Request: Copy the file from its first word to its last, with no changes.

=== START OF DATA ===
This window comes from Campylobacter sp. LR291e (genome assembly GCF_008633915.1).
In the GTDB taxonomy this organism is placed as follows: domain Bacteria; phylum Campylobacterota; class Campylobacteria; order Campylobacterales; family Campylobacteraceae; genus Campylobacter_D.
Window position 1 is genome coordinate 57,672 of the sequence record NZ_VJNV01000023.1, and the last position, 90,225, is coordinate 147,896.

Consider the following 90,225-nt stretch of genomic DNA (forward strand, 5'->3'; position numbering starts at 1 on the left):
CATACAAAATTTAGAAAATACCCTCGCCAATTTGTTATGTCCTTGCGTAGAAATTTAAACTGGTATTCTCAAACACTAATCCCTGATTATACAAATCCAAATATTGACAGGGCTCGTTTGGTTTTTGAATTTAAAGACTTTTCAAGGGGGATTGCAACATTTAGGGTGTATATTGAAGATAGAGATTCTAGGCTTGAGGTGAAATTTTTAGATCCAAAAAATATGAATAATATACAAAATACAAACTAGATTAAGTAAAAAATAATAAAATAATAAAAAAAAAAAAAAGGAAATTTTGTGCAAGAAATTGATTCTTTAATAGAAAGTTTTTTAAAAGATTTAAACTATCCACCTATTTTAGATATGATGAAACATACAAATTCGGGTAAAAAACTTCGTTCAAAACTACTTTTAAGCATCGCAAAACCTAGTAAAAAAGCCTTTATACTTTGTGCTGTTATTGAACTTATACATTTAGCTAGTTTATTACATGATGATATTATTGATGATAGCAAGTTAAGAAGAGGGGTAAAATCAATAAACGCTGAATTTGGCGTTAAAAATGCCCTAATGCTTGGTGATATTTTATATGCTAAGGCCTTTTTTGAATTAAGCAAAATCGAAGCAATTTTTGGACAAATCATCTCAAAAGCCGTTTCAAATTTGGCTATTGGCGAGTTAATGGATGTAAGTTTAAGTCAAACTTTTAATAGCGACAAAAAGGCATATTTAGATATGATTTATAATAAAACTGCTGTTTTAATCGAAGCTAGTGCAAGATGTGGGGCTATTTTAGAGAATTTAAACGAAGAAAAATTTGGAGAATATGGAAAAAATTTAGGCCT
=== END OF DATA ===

This window comes from Campylobacter sp. LR291e (genome assembly GCF_008633915.1).
In the GTDB taxonomy this organism is placed as follows: domain Bacteria; phylum Campylobacterota; class Campylobacteria; order Campylobacterales; family Campylobacteraceae; genus Campylobacter_D.
Window position 1 is genome coordinate 57,672 of the sequence record NZ_VJNV01000023.1, and the last position, 90,225, is coordinate 147,896.

Consider the following 90,225-nt stretch of genomic DNA (forward strand, 5'->3'; position numbering starts at 1 on the left):
CATACAAAATTTAGAAAATACCCTCGCCAATTTGTTATGTCCTTGCGTAGAAATTTAAACTGGTATTCTCAAACACTAATCCCTGATTATACAAATCCAAATATTGACAGGGCTCGTTTGGTTTTTGAATTTAAAGACTTTTCAAGGGGGATTGCAACATTTAGGGTGTATATTGAAGATAGAGATTCTAGGCTTGAGGTGAAATTTTTAGATCCAAAAAATATGAATAATATACAAAATACAAACTAGATTAAGTAAAAAATAATAAAATAATAAAAAAAAAAAAAAGGAAATTTTGTGCAAGAAATTGATTCTTTAATAGAAAGTTTTTTAAAAGATTTAAACTATCCACCTATTTTAGATATGATGAAACATACAAATTCGGGTAAAAAACTTCGTTCAAAACTACTTTTAAGCATCGCAAAACCTAGTAAAAAAGCCTTTATACTTTGTGCTGTTATTGAACTTATACATTTAGCTAGTTTATTACATGATGATATTATTGATGATAGCAAGTTAAGAAGAGGGGTAAAATCAATAAACGCTGAATTTGGCGTTAAAAATGCCCTAATGCTTGGTGATATTTTATATGCTAAGGCCTTTTTTGAATTAAGCAAAATCGAAGCAATTTTTGGACAAATCATCTCAAAAGCCGTTTCAAATTTGGCTATTGGCGAGTTAATGGATGTAAGTTTAAGTCAAACTTTTAATAGCGACAAAAAGGCATATTTAGATATGATTTATAATAAAACTGCTGTTTTAATCGAAGCTAGTGCAAGATGTGGGGCTATTTTAGAGAATTTAAACGAAGAAAAATTTGGAGAATATGGAAAAAATTTAGGCCT